Emergency: This Book Will Save Your Life - Neil Strauss (2009)
Part III. ESCAPE
As soon as I returned to my hotel room, I tore The Passport Book open again and skimmed the nationalization requirements for each country, hoping for an answer.
According to the author, several countries have loopholes that allow easier citizenships based on technicalities—for example, conceiving a child with a Brazilian woman, having a parent or grandparent who was a citizen of Ireland, proving a parent or grandparent was a German refugee during World War II, or having a Greek citizen for a father.
Unfortunately, I had no relatives who were Irish or Greek, none of my German relatives were refugees, and I hadn’t impregnated any Brazilian women lately.
The easiest option was Israel, which grants citizenships after ninety days of residency not just to all Jews but to anyone who converts to Judaism. However, not only would Israel be the worst place to live if a major war broke out in the Middle East, but military service is compulsory for both men and women there.
When I finished The Passport Book, I researched W. G. Hill online, then ordered electronic versions of three of his books.
To my disappointment, I discovered that the expression “In this world, nothing is certain but death and taxes” is acutely true for Americans, making it nearly impossible to become a PT like Greg.
After a 1994 Forbes article titled “The New Refugees” exposed a cabal of billionaires like Kenneth Dart (whose father invented the Styrofoam coffee cup) and John Dorrance III (whose father invented condensed soup) that had expatriated to avoid taxes, Congress passed a law obligating most Americans who renounce their citizenship to continue to pay taxes for another ten years, regardless of whether they reenter the country or not.
Another loophole allowed Americans to obtain a second citizenship, become a consul in their new home country, and then claim diplomatic immunity from U.S. taxes. But the government had made that impossible as well. In his book, Hill suggested a few workarounds, but they entailed never coming back to America—or returning only under an alias. And I wasn’t ready to make that sacrifice.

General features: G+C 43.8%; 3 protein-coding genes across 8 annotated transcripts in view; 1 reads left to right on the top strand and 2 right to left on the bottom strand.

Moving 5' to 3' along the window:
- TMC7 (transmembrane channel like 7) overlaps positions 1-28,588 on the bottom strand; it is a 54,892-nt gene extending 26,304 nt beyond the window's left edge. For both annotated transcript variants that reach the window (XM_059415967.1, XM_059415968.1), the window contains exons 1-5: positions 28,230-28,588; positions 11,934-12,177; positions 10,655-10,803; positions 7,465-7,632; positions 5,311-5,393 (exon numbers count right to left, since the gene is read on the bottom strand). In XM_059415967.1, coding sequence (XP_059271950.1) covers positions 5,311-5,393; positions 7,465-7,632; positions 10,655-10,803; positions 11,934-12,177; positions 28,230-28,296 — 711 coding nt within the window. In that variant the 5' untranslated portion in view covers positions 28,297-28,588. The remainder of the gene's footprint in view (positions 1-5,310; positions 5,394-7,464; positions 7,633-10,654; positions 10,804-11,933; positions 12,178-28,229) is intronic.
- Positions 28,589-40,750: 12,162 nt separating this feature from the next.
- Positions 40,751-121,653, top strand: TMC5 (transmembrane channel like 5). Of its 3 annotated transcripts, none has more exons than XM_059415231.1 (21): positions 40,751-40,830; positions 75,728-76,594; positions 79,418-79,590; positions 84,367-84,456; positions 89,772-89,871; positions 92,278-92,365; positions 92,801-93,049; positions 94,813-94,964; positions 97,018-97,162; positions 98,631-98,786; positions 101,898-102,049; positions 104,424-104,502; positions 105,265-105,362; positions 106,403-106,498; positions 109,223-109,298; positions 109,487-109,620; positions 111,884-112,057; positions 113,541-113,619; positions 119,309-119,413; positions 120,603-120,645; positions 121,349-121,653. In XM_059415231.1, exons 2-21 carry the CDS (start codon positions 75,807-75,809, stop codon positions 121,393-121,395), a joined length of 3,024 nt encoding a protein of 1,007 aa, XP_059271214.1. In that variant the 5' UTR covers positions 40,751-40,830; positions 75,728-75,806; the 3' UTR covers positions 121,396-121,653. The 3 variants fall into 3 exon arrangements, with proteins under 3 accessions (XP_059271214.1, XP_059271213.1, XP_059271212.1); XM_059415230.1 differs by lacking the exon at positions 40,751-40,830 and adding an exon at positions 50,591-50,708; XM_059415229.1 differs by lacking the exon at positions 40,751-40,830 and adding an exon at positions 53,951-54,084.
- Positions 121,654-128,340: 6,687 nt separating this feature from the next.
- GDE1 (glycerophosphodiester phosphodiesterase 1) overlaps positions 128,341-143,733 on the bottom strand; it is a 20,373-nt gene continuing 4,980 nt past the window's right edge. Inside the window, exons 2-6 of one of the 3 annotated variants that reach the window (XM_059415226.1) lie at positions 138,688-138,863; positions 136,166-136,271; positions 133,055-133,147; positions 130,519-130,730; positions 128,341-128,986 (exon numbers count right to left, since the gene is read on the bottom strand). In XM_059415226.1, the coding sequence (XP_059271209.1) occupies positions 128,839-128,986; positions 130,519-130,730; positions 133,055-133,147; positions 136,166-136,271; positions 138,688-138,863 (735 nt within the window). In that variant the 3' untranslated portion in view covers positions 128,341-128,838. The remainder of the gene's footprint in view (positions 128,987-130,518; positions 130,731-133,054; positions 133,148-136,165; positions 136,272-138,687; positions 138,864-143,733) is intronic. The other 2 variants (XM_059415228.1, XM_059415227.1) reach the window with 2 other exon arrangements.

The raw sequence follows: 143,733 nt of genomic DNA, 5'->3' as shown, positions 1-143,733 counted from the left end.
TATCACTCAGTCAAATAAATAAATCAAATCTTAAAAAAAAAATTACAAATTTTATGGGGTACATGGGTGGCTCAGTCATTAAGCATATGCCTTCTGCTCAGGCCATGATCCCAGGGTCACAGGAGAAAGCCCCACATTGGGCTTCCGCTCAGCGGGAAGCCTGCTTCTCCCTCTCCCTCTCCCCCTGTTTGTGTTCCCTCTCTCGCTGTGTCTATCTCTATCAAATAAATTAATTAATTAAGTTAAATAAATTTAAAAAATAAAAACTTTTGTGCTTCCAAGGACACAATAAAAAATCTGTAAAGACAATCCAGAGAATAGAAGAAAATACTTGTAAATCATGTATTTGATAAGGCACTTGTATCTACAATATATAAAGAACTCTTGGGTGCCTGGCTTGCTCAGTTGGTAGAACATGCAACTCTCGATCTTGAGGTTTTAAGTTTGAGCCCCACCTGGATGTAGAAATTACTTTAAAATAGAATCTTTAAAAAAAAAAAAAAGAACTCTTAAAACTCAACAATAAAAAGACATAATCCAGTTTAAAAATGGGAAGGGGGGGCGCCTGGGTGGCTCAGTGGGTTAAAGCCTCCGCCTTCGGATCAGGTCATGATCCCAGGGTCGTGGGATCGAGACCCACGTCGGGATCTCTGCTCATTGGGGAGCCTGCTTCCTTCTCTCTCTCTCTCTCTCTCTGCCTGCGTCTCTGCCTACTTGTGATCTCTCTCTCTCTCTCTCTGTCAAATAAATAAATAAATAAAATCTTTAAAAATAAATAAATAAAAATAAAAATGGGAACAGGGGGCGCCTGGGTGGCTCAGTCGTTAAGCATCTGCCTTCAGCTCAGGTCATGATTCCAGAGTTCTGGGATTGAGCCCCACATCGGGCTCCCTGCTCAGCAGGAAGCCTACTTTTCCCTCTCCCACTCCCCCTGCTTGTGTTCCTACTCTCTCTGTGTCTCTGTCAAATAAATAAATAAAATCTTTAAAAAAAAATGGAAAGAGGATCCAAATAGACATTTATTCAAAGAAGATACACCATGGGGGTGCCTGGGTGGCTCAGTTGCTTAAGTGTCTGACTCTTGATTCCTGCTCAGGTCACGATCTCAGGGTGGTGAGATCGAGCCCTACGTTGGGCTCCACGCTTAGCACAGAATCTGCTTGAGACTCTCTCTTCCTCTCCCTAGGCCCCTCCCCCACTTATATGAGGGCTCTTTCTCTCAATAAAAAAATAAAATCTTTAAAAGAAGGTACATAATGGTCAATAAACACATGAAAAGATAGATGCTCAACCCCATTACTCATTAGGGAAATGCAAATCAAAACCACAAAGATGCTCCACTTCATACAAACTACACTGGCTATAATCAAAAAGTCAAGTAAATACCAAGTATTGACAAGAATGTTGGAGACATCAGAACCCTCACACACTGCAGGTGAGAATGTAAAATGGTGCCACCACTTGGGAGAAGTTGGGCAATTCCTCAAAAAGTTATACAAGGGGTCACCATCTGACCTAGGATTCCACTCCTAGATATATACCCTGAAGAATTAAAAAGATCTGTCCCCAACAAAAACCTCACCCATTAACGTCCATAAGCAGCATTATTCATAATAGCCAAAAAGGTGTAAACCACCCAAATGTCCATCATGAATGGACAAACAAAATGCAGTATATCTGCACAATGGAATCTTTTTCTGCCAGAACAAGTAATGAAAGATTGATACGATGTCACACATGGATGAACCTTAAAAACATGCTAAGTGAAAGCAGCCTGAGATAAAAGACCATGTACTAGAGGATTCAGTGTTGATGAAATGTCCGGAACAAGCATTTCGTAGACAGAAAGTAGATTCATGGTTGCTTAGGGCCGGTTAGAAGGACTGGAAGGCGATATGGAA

All this research into escaping America was inadvertently making me appreciate it more. Not only was I unwilling to forsake the country permanently, but there wasn’t anywhere else I was willing to live full-time.
As the sun rose outside my hotel window, I fell asleep discouraged, my head flooded with inconclusive data. I felt like I was living in a house with no doors. I was happy there, but if a fire broke out, I’d be burned alive. I needed an emergency exit.
When I walked into the conference room late the next morning, a speaker was warning attendees that information on every bank transaction of more than $10,000 is sent to the U.S. Treasury to track potential financial crimes. I wondered how many people in the audience were actually wealthy enough to make all these asset protection and privacy efforts worth the effort. They seemed to be richer in fear than actual money.
In the back row sat my first hope for escape: a bald, well-dressed Panamanian named Ramsés Owens, Esq. I approached and asked him about the requirements for citizenship in his country. He informed me that it would take five years to get a passport, though I could get an investor visa to obtain instant residency by investing $100,000 in a Panamanian business.
I thanked him and moved on. I was hitting dead ends everywhere. Walking away from the seminar empty-handed would leave me with little option besides a tombstone passport.
On the other side of the room, Wendell Lawrence filled a folding chair. He was a big man, reminiscent of a slightly rounder and friendlier-looking Forest Whitaker. He wore a gray button-down shirt tucked into beige trousers pulled high on his waist. Yet he wore the outfit so cleanly and properly that it seemed not like he’d pulled his pants up too high, but as if everyone else had let theirs drop too low.
“Erika Nolan suggested talking to you,” I said, meekly introducing myself.
“Sit down,” he replied in a deep Caribbean accent.
I took a seat in the shadow of his bulk. Though he loomed over me, he wasn’t intimidating. He was inviting. I felt safe, perhaps because of the way his eyes glittered with almost paternal friendliness.
“So what can I do for you?”